Poetry From The Heart
While April is considered to be National Poetry Month, Carnegie Mellon University English Professor Gerald Costanzo believes, “For those of us interested in and devoted to poetry, it is a twelve month endeavor.”
It’s true—CMU’s Creative Writing Program, one of the oldest undergraduate programs in the country, encourages students to recognize the vitality of poetry.
“I'm not sure where future residents will go to find a record of what it was like, thematically and emotionally, to be alive in the early 21st Century—except from poems. My students are creating and adjusting that record every day,” said Costanzo.
In addition to teaching CMU students for more than four decades, he has written seven poetry collections, received two Pushcart Prizes and founded and still directs Carnegie Mellon University Press, a leading publisher in contemporary poetry.
His mother would read Donald Hall poetry to him as a child and he always knew he wanted to be a teacher, leading the Pittsburgh Post-Gazette to call Costanzo a “Newsmaker you should know.”
Having professors who frequently publish impacts students. Lillian-Yvonne Bertram (DC’06) said, “It was incredibly valuable to have practicing professors, such as Jim Daniels and Gerald Costanzo who took their work and our work seriously. It made us take our work seriously.”
Bertram will debut two poetry collections this year, “A Slice From the Cake Made of Air,” available from Red Hen Press, and “Personal Science,” from Tupelo Press. Both collections are drawn from personal experiences and abstract ideas. Bertram’s poems within “A Slice From the Cake Made of Air” are about gender, body and sexuality.
She describes “Personal Science” as a book about the mind that is “concerned with the ways mental obsessions and thoughts can be terrorizing, and how hard it is to escape from thought patterns no matter how irrational they may be.”
Bertram, a 2014 recipient of a National Endowment for the Arts Creative Writing Poetry Fellowship, said choosing CMU’s Creative Writing Program was one of the best choices she’s ever made.
“The program was rigorous—just as much or more so than the MFA program I attended. I credit the rigor not only for my writing, but also my teaching,” she said.
She added that she instills the same sense of rigor as the Viebranz Visiting Professor of Creative Writing at St. Lawrence University where she teaches introductory poetry workshops and digital story telling.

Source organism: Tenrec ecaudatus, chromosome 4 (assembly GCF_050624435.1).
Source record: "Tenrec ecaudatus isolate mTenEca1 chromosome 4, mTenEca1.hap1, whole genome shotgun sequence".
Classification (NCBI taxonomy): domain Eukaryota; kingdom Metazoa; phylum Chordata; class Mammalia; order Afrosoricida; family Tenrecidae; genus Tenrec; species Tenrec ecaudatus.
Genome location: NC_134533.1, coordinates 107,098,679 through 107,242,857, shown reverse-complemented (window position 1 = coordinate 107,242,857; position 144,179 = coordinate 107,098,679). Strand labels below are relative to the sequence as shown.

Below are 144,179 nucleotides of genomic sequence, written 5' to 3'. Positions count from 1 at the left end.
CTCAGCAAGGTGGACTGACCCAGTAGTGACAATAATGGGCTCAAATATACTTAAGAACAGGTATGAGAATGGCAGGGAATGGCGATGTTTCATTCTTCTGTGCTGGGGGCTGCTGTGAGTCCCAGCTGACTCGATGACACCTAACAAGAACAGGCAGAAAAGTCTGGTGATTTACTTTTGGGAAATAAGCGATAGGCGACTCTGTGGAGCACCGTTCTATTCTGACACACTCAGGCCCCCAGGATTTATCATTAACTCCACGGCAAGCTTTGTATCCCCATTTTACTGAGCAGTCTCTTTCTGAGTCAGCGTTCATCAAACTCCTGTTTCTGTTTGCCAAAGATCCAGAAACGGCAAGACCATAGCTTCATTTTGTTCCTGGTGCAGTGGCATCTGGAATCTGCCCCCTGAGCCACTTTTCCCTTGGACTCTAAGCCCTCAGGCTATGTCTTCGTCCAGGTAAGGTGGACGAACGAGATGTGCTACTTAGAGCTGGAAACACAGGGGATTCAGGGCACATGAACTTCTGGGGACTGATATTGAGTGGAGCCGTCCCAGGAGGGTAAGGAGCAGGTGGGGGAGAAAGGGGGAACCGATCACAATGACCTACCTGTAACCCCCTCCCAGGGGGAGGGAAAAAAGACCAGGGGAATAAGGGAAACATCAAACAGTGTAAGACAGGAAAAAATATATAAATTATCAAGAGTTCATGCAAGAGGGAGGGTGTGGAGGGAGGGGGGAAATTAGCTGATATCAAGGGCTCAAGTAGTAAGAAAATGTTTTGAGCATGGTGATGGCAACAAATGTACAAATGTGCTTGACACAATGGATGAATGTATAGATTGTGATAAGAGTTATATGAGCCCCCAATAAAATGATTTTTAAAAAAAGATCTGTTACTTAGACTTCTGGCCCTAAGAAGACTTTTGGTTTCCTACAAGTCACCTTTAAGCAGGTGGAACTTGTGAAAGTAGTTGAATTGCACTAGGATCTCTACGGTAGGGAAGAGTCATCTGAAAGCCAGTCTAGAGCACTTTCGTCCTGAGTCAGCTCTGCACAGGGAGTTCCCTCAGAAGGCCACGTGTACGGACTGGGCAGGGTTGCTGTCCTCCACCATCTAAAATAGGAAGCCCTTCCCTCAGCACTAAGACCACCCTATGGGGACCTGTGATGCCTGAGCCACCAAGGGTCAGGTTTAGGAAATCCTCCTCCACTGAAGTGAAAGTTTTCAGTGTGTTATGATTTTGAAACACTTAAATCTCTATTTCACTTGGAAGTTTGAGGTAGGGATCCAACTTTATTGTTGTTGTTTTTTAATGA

Jordan Cox, a junior double majoring in creative writing and professional writing, said Costanzo has been a supportive professor.
“He has helped me grow as a poet by allowing me to read poetry collection manuscripts for CMU Press,” Cox said. “It taught me how to structure manuscripts and it made me realize what I like in my own poetry.”
Cox recently submitted five poems to the 2016 Adamson Student Writing Awards, which take place on April 29. She’s also writing poetry that will be within a braided essay for English professor Jane McCafferty’s ‘Literary Journalism Workshop.’ In her essay, which is about physicality and food, Cox writes about her personal experiences of having a heart condition and refusing to eat meat at an early age while her poetry describes a friend who had an eating disorder.
“When I write about events that have greatly impacted me, I feel relieved and elated that they no longer solely reside within me,” she said.
Year after year, Costanzo is impressed with the quality of CMU creative writing students.
“During the past two semesters the quality of work produced in my classes has been incredible,” he said, adding that he recently co-edited an anthology of poems entitled “12 Women” with two students enrolled in his ‘Editing and Publishing’ course.
Outside of English Department courses, which include classes on the history and writing of poetry, plus achievements by CMU Press, student, alumni and faculty, Carnegie Mellon’s connections to poetry span widely, often reaching other genres.
For instance, Paul Hopper, the Paul Mellon Distinguished Professor Emeritus of the Humanities, once served on a dissertation committee with Harvard University’s Albert Lord, who studied the art of oral poetry in the Serbian language. Lord discusses the oral tradition in “The Singer of Tales.”
Recently, Jim Daniels used his poem “The End of Blessings” as the basis of his 2015 film of the same name. The film has been screened across the U.S. as part of the Black Maria Film Festival.
And in 2013, six alumni from the Creative Writing Program including Bertram, Adam Atkinson (DC’05), Zachary Harris (DC’07), Anne Marie Rooney (DC’07) and S.E. Smith (DC’05), teamed up for a unique, nationwide poetry tour called “Line Assembly.” The show included readings, workshops and a performance. But, before leaving each stop, the poets would leave materials behind to help each location build a lasting poetry community.
By Amanda King
Photo: Poet Lillian-Yvonne Bertram (DC'06), a Creative Writing major, stands next to one of her poems inscribed on a door. Credit: Dennison Bertram.